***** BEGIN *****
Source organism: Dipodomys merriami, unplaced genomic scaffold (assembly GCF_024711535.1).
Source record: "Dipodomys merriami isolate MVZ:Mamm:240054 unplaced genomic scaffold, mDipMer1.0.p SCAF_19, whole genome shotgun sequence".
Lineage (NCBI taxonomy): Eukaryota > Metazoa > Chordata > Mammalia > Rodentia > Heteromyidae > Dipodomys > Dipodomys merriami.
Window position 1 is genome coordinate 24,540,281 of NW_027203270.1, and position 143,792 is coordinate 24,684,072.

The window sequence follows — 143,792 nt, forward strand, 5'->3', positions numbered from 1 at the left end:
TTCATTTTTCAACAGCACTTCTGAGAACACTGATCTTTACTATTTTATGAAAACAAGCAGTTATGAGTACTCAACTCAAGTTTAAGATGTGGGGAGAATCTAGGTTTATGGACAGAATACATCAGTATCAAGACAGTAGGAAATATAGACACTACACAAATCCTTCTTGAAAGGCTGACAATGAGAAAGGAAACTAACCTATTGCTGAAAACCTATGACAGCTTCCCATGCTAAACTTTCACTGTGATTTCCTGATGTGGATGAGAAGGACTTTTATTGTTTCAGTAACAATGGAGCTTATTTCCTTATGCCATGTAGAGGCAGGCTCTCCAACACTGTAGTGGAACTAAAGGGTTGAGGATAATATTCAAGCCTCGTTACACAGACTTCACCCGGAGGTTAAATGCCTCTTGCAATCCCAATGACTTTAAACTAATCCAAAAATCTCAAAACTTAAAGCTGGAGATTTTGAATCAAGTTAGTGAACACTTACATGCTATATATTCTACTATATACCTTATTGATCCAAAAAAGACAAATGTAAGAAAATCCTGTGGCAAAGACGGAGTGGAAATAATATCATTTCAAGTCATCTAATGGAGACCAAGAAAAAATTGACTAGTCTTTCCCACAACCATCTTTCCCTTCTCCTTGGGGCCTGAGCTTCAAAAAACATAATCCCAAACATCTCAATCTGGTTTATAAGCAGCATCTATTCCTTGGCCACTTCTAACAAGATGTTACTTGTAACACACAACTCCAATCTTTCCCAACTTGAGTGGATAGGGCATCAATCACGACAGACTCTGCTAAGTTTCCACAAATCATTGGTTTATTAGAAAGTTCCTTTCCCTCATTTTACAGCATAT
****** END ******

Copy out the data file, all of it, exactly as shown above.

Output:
Source organism: Dipodomys merriami, unplaced genomic scaffold (assembly GCF_024711535.1).
Source record: "Dipodomys merriami isolate MVZ:Mamm:240054 unplaced genomic scaffold, mDipMer1.0.p SCAF_19, whole genome shotgun sequence".
Lineage (NCBI taxonomy): Eukaryota > Metazoa > Chordata > Mammalia > Rodentia > Heteromyidae > Dipodomys > Dipodomys merriami.
Window position 1 is genome coordinate 24,540,281 of NW_027203270.1, and position 143,792 is coordinate 24,684,072.

The window sequence follows — 143,792 nt, forward strand, 5'->3', positions numbered from 1 at the left end:
TTCATTTTTCAACAGCACTTCTGAGAACACTGATCTTTACTATTTTATGAAAACAAGCAGTTATGAGTACTCAACTCAAGTTTAAGATGTGGGGAGAATCTAGGTTTATGGACAGAATACATCAGTATCAAGACAGTAGGAAATATAGACACTACACAAATCCTTCTTGAAAGGCTGACAATGAGAAAGGAAACTAACCTATTGCTGAAAACCTATGACAGCTTCCCATGCTAAACTTTCACTGTGATTTCCTGATGTGGATGAGAAGGACTTTTATTGTTTCAGTAACAATGGAGCTTATTTCCTTATGCCATGTAGAGGCAGGCTCTCCAACACTGTAGTGGAACTAAAGGGTTGAGGATAATATTCAAGCCTCGTTACACAGACTTCACCCGGAGGTTAAATGCCTCTTGCAATCCCAATGACTTTAAACTAATCCAAAAATCTCAAAACTTAAAGCTGGAGATTTTGAATCAAGTTAGTGAACACTTACATGCTATATATTCTACTATATACCTTATTGATCCAAAAAAGACAAATGTAAGAAAATCCTGTGGCAAAGACGGAGTGGAAATAATATCATTTCAAGTCATCTAATGGAGACCAAGAAAAAATTGACTAGTCTTTCCCACAACCATCTTTCCCTTCTCCTTGGGGCCTGAGCTTCAAAAAACATAATCCCAAACATCTCAATCTGGTTTATAAGCAGCATCTATTCCTTGGCCACTTCTAACAAGATGTTACTTGTAACACACAACTCCAATCTTTCCCAACTTGAGTGGATAGGGCATCAATCACGACAGACTCTGCTAAGTTTCCACAAATCATTGGTTTATTAGAAAGTTCCTTTCCCTCATTTTACAGCATAT